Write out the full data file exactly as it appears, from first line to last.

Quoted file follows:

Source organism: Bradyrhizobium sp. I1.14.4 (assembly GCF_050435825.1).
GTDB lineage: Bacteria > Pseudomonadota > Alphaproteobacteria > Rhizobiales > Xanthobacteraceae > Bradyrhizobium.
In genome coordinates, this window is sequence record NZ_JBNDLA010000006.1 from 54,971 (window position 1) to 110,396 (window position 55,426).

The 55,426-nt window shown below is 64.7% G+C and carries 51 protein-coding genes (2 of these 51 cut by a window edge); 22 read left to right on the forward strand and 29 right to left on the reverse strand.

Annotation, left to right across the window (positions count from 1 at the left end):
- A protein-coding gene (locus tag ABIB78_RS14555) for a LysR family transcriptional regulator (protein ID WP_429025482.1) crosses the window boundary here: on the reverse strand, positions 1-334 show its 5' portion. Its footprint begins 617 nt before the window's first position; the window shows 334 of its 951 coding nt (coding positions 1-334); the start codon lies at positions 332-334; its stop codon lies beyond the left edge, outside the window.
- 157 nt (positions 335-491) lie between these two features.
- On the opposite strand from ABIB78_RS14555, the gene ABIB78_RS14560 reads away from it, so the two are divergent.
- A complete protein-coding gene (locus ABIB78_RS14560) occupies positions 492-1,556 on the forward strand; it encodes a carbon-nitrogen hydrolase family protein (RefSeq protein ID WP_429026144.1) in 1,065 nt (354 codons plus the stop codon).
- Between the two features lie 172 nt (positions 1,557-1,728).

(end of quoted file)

Source organism: Bradyrhizobium sp. I1.14.4 (assembly GCF_050435825.1).
GTDB lineage: Bacteria > Pseudomonadota > Alphaproteobacteria > Rhizobiales > Xanthobacteraceae > Bradyrhizobium.
In genome coordinates, this window is sequence record NZ_JBNDLA010000006.1 from 54,971 (window position 1) to 110,396 (window position 55,426).

The 55,426-nt window shown below is 64.7% G+C and carries 51 protein-coding genes (2 of these 51 cut by a window edge); 22 read left to right on the forward strand and 29 right to left on the reverse strand.

Annotation, left to right across the window (positions count from 1 at the left end):
- A protein-coding gene (locus tag ABIB78_RS14555) for a LysR family transcriptional regulator (protein ID WP_429025482.1) crosses the window boundary here: on the reverse strand, positions 1-334 show its 5' portion. Its footprint begins 617 nt before the window's first position; the window shows 334 of its 951 coding nt (coding positions 1-334); the start codon lies at positions 332-334; its stop codon lies beyond the left edge, outside the window.
- 157 nt (positions 335-491) lie between these two features.
- On the opposite strand from ABIB78_RS14555, the gene ABIB78_RS14560 reads away from it, so the two are divergent.
- A complete protein-coding gene (locus ABIB78_RS14560) occupies positions 492-1,556 on the forward strand; it encodes a carbon-nitrogen hydrolase family protein (RefSeq protein ID WP_429026144.1) in 1,065 nt (354 codons plus the stop codon).
- Between the two features lie 172 nt (positions 1,557-1,728).